Queens University had already begun the process of transitioning to the NCAA’s highest level in December 2020 when its men’s basketball team was invited to play in the prestigious Paradise Jam as an emergency replacement during the height of the COVID pandemic.
The Royals’ success in that event, which included an upset of Howard, only strengthened the belief of school administrators that the jump to Division I was the right decision.
“As a top Division II program in the country, we are high-performing across many sports and we often compete against Division I opponents in the championship season or in preseason,” athletic director Cherie Swarthout said. “But that went a long way to saying, ‘Yeah, we are there.’ It validates you as an athletic department.”
A private school located in the Myers Park area of Charlotte with an enrollment of around 2,500, Queens sponsors teams in 24 sports.
It will begin play as a member of the Division I ASUN Conference in the fall and will be immediately eligible to compete for league championships. Until proposed legislation is passed, however, it must serve a four-year transition period before being able to qualify for NCAA national postseason events.
Because of the Royals’ success at the Division II level, including 25 team national championships and 144 individual national titles, men’s basketball coach Grant Leonard said the move to Division I is a natural progression — not just for his program, but for all the school’s teams.
“It’s something we’re prepared for as an athletic department and an institution,” said Leonard, who was an assistant that helped Queens to six straight NCAA Tournament appearances before being elevated to the head coaching job this spring.
“We were so successful in the South Atlantic Conference and Division II that I think we’re ready for the challenge and to blaze a new trail in the ASUN and Division I.”
Because many of Queens’ athletic facilities were built within the past 10 years, including the $30 million Levine Center that houses Curry Arena — home of the Royals men’s and women’s basketball teams — much of the physical infrastructure needed for the move is already in place.
Leonard believes that the transition on the field of play will be just as seamless.
His confidence is strengthened by the fortunes of future ASUN rival Bellarmine, a private university in Louisville that made a similar jump from Division II to Division I a year ago.
The Knights’ men’s basketball team went 20-13 overall and 11-5 in the conference in 2021-22 before beating Florida Gulf Coast, Liberty and Jacksonville for the championship in its first appearance in the ASUN Tournament.
“We already feel like we can compete right away because of our own past success against Division I teams,” said Leonard, whose program also claims a recent exhibition victory against VCU and a two-point loss to Wake Forest in addition to its strong performance at the Paradise Jam.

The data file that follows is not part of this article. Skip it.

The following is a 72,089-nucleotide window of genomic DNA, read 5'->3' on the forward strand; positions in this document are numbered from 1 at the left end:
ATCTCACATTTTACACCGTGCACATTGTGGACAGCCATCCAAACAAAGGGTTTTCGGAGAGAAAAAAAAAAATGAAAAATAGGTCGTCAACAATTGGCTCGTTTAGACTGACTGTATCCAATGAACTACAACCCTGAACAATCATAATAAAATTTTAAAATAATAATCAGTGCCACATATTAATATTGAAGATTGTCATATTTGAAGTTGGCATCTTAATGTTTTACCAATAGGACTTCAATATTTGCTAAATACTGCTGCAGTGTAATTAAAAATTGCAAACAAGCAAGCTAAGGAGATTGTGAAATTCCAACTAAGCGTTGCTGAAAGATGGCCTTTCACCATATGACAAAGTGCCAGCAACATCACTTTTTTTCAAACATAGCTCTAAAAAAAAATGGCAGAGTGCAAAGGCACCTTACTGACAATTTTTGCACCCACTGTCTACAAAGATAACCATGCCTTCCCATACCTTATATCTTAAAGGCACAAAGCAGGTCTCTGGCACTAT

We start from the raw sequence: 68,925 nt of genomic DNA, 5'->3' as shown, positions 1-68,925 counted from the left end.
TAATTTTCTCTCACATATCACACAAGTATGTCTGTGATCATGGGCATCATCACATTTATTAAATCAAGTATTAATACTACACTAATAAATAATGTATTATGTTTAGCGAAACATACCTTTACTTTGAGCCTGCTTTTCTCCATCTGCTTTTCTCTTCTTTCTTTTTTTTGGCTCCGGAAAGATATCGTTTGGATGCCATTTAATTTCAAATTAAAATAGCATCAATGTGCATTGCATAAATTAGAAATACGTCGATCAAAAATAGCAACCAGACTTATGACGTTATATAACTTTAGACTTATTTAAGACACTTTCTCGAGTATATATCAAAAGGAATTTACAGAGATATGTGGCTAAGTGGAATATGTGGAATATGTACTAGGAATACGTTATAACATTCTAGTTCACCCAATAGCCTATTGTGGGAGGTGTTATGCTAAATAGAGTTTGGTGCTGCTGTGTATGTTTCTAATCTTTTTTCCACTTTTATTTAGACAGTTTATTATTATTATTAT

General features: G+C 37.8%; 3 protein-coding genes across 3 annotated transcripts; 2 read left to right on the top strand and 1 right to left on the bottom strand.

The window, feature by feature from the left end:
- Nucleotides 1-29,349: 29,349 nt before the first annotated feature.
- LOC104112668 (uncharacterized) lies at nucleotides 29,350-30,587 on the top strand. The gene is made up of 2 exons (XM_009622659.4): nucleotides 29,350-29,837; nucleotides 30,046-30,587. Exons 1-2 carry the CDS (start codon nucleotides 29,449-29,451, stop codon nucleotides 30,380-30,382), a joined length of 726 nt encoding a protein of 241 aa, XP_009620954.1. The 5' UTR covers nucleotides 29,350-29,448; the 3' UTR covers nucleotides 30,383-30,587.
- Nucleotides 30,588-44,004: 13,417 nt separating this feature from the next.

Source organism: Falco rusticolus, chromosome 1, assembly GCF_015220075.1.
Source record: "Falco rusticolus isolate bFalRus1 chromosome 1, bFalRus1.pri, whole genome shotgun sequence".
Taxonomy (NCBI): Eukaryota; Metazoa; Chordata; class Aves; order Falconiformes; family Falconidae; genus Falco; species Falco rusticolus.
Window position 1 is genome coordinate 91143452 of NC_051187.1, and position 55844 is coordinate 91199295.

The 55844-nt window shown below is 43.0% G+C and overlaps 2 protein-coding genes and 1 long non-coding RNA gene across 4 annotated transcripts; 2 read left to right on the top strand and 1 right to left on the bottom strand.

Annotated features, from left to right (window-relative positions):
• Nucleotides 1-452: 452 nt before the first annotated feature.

“Watching Bellarmine do it gives us another model. But also in the negative, it prepares teams that we’re going to be ready. We’re not going to sneak up on anybody. We’re going to get everybody’s best shot.”
While the move to Division I directly impacts athletics, AD Swarthout said that the decision to upgrade was made with more than just sports in mind.
“This is really a more broad-based part of our university’s strategic framework to fuel growth and raise brand awareness,” she said. “We feel like in athletics, we’ve done a very good job positioning ourselves from a position of strength for this transition. But it’s very much a university initiative.”
The choice of the ASUN over at least one other potential conference suitor was part of that same initiative.
“Our board felt that the ASUN represented larger markets with their current footprint,” Swarthout said, “markets that we are not in right now. That will help us fuel growth and increase our national recognition.”
The Royals’ first competition as a Division I program will likely be a men’s or women’s soccer game this fall. But before that happens, there’s still some unfinished business to address.
On Friday, the undefeated women’s lacrosse team will take on East Stroudsburg in a national semifinal in St. Charles, Missouri. The winner will play either Adelphi or Indianapolis for the title two days later. Then next week, Queens will be represented by athletes competing in the NCAA track and field championships.
Swarthout said that a Division II national title celebration would be a fitting way to celebrate her school’s upcoming move to Division I.
“I couldn’t picture or plan for a sweeter story,” she said of the possibility of going out on top. “I just can’t think of a better ending.”